U.S. and Canada celebrate ties at Fourth of July embassy party

Some 3,000 partygoers take part in Independence Day festivities at Lornado

Canada really took one for the team, suffering through a soggy sesquicentennial on July 1 so that our friends to the south could enjoy a glorious Independence Day.

Some 3,000 invited guests turned out to the annual Fourth of July celebration held Tuesday on the sprawling lawn of the American ambassador’s official residence, Lornado. A vacancy sign has been hanging on the diplomatic position ever since Bruce Heyman’s departure in January, but U.S. President Donald Trump recently nominated Republican fundraiser and billionaire spouse Kelly Knight Craft for the role. She’s married to coal magnate Joe Craft.

U.S. Embassy's 4th of July

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Currently running the embassy is U.S. Chargé d’Affaires Elizabeth Aubin, who’s been in Ottawa for just over a year. She welcomed everyone from the limestone-brick home’s covered and columned verandah, speaking against the backdrop of an American Flag and surrounded by festive bunting.

U.S. Embassy's 4th of July

Canadians and Americans enjoy a “remarkable relationship” that extends far beyond their 5,525-mile shared border, said Aubin before courteously converting the length to kilometres: 8,891. The neighbouring countries see nearly 400,000 people and $2 billion in trade flow across that shared border each day. As well, the cross-border collaboration of law enforcement agencies keeps both nations safer, she added.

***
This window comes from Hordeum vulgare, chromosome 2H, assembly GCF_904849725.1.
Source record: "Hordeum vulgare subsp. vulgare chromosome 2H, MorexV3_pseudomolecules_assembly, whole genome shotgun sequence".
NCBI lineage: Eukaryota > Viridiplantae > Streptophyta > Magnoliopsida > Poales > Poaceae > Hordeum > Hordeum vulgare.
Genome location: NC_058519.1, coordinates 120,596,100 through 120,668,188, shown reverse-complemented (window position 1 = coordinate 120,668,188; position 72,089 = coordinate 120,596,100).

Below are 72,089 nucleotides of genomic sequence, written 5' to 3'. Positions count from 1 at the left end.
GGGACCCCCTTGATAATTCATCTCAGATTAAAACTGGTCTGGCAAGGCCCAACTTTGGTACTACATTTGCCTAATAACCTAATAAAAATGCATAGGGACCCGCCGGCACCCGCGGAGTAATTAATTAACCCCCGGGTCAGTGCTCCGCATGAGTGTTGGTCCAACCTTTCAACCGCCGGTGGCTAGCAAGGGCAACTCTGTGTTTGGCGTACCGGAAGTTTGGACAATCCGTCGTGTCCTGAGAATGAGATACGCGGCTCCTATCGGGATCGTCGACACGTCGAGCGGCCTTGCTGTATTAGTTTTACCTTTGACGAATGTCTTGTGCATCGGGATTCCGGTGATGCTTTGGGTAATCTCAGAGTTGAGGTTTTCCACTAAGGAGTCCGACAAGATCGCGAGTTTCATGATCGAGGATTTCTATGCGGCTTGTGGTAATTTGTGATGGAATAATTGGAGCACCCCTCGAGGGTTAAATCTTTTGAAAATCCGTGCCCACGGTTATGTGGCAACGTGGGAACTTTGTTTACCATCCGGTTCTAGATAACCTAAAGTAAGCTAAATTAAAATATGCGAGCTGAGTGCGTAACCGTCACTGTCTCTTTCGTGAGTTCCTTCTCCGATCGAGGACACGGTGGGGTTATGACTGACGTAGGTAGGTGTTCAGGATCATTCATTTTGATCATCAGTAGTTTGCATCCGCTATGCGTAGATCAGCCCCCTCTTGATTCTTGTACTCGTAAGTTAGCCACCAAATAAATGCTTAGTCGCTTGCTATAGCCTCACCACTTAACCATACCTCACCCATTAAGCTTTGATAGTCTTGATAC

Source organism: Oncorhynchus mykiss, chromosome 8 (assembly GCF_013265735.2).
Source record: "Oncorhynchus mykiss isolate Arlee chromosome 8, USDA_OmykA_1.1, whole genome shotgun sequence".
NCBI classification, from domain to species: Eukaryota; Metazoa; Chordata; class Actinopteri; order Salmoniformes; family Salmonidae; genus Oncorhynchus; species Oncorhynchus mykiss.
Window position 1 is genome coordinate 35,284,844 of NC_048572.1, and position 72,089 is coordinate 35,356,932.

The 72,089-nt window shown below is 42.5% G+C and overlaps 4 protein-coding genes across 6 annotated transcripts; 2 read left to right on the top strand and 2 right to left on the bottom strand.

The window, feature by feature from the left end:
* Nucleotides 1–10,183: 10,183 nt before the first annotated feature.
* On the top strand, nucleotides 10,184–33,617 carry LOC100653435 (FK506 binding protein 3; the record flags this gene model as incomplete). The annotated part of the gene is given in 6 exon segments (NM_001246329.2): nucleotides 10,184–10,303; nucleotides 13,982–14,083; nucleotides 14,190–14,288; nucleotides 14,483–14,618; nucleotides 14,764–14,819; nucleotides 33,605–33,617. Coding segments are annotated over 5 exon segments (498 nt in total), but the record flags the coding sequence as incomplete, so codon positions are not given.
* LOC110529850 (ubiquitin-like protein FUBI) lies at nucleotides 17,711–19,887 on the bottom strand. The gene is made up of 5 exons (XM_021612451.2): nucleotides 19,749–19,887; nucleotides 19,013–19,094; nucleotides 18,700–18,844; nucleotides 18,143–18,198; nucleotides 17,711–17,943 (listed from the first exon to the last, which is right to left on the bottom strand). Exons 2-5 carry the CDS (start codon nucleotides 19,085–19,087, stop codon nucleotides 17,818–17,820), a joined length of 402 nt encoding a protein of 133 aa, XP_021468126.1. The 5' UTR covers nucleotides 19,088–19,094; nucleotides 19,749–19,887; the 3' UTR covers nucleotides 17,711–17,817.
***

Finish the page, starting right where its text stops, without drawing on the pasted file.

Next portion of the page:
“But what really defines our ties are the values that cannot be quantified,” said Aubin, who spoke in English and French. “I’m talking about the cultural and social ties, the shared values of democracy and freedom, the shared history of adventurous exploration in the search of liberty and freedom against persecution.”

Aubin briefly mentioned her own “unbreakable bond with Canada”. She’s married to a Canadian, Daniel Aubin. She later told OBJ.social how it was the horrendous events of Sept. 11, 2001, that brought her and her husband together. They met while she was a brand new diplomat at the U.S. consulate in Toronto and he was the tactical commander of the emergency response team for the RCMP’s “O” Division, assigned to watch over the consulate immediately after the terrorist attacks.

Federal Transport Minister Marc Garneau, who’s also chair of the cabinet committee on Canada-U.S. relations, addressed the topic of bilateral relations. Garneau, who was the first Canadian in outer space, was introduced by Aubin as her “favourite astronaut.” 

U.S. Embassy's 4th of July

“No two countries share deeper or broader connections than Canada and the United States,” said Garneau, before quoting former Republican president Ronald Reagan.  

“We do, certainly, have a lot of history together. We have been allies for a long time. We are stronger because we can rely on each other, in good times and bad.”

Earlier that day, Garneau had announced $2.1 billion in funding over the next 11 years into trade and transport infrastructure, from border crossings to ports and waterways to airports and rail networks. Other politicians in attendance included Orléans Liberal MP Andrew Leslie. The retired lieutenant general is parliamentary secretary to the minister of foreign affairs, with special responsibilities for Canada-U.S. relations.

U.S. Embassy's 4th of July

The theme of this year’s Independence Day party was Summer Picnic in the American Tradition.

Juno Award-winning soul singer Sean Jones kept everyone entertained and in the party mood on what turned out to be an idyllic setting for celebrating American Independence Day.  The picnic theme served up such al fresco favs as corn on the cob, ribs, beef sliders and Dairy Queen Blizzards, as well as fish tacos, deep-dish pizza, side dishes, drinks and more desserts.

U.S. Embassy's 4th of JulyU.S. Embassy's 4th of JulyU.S. Embassy's 4th of July

– caroline@obj.ca

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